1, 2. The first two of the propositions that Nature is beneficent, and that Nature consists in the unrestricted freedom of every individual to pursue his personal desires and interest in his own way-were inextricably associated in the minds of the first generation of English economists. It will be sufficient for our purpose to consider them together, under the term Adam Smith himself employs in a famous passage. When all preference or restraint, he says, is completely taken away, it gives place to 'the simple system of Natural Liberty. 2 The context shows that by 'system' Smith means both the doctrine and the condition of things which results when the doctrine is put into effect.

We need not spend much time over the genesis of this doctrine. If we knew nothing of Adam Smith but the 'Wealth of Nations,' and took care only to read certain parts of it, some sort of case might be made out for the view that the doctrine was for Adam Smith an induction from experience: this and this and this case of interference with natural liberty, we might suppose him to have found, were demonstrably harmful, and therefore, he concluded, all interference with natural liberty was harmful. No one need deny that some of the instances he cites did lend support to this contention; nor need anyone deny also that the contemporary system of governmental or corporate regulation was ill adapted to the needs of the capitalistic era then opening. But it would be to disregard all Adam Smith's antecedents as a philosopher; all that we know of the history and transformation of the conception of 'Nature' from the Greek thinkers downward; all the evident affiliation of Smith with his predecessor Hutcheson, and of both with Shaftesbury; and in particular it would be to ignore the essential unity of the 'Wealth of Nations' with Smith's other work, the 'Theory of Moral Sentiments,' to refuse to recognise that Smith took over the doctrine of Natural Liberty from current theology and moral philosophy. The movement of his mind was fundamentally deductive: natural liberty, he started with believing, is beneficent; he expected therefore to find all interferences with it harmful, and he had no difficulty in discovering instances.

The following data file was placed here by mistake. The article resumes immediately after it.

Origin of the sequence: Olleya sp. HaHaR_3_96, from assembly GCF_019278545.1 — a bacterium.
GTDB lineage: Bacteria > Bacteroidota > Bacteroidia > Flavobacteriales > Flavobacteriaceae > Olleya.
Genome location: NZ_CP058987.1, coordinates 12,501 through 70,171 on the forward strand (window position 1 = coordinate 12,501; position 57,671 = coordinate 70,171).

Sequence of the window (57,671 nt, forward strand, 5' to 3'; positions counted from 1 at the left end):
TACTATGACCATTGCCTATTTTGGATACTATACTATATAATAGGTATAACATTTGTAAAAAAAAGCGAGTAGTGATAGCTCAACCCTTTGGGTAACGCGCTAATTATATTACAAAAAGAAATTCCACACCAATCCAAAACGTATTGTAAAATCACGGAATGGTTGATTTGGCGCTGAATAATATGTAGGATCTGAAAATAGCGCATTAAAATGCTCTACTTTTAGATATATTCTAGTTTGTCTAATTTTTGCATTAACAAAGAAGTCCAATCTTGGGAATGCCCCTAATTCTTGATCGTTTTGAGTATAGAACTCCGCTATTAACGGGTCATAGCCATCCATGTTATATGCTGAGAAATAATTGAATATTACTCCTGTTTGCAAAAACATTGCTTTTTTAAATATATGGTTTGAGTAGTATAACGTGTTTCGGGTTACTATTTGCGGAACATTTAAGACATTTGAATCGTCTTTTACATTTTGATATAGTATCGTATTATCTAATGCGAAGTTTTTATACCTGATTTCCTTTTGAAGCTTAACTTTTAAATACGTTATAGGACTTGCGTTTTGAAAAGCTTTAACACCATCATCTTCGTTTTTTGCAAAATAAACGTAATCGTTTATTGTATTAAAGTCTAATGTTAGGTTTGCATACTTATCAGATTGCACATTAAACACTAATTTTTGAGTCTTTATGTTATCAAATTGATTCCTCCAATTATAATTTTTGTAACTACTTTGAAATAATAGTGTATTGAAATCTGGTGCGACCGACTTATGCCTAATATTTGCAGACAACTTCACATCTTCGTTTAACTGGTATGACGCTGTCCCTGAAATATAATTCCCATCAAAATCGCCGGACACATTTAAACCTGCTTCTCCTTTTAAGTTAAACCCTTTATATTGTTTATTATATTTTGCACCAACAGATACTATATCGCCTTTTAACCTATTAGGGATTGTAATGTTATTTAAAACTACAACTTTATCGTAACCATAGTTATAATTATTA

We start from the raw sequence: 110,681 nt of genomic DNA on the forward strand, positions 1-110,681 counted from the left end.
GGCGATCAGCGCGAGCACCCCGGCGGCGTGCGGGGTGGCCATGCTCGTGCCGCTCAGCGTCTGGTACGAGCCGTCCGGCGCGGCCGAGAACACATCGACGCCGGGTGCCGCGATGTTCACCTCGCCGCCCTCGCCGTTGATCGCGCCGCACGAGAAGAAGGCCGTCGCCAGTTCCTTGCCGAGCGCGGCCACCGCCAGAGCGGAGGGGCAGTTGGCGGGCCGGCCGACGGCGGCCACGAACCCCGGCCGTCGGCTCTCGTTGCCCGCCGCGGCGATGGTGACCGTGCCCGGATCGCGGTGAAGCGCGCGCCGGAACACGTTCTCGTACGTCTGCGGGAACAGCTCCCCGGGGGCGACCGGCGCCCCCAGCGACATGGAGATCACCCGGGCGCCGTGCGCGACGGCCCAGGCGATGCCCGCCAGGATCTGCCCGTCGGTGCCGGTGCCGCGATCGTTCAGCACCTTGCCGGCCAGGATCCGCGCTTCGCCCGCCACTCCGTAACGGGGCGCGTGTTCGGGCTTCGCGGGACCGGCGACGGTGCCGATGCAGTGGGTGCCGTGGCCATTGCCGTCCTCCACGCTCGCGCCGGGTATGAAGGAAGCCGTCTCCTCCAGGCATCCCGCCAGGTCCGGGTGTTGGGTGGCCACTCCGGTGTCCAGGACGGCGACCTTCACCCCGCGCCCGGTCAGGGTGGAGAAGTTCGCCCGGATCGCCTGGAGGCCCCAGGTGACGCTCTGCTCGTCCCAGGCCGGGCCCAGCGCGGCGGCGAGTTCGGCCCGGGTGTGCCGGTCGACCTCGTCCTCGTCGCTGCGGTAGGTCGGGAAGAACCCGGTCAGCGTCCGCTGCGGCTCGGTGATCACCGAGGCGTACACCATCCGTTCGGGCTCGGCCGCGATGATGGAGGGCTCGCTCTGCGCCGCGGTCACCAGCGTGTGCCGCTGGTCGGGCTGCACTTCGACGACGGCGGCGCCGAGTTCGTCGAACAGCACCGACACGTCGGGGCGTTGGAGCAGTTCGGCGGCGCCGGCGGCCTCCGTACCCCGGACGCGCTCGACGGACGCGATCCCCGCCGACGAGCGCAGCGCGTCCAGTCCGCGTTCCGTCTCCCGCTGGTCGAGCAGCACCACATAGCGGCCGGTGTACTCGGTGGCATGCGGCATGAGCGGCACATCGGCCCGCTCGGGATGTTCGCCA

1 Free Trade and Protection, 6th ed. (1885), p. 3.

2 Wealth of Nations, Bk. IV., ch. ix. (ed. Rogers, ii., 272).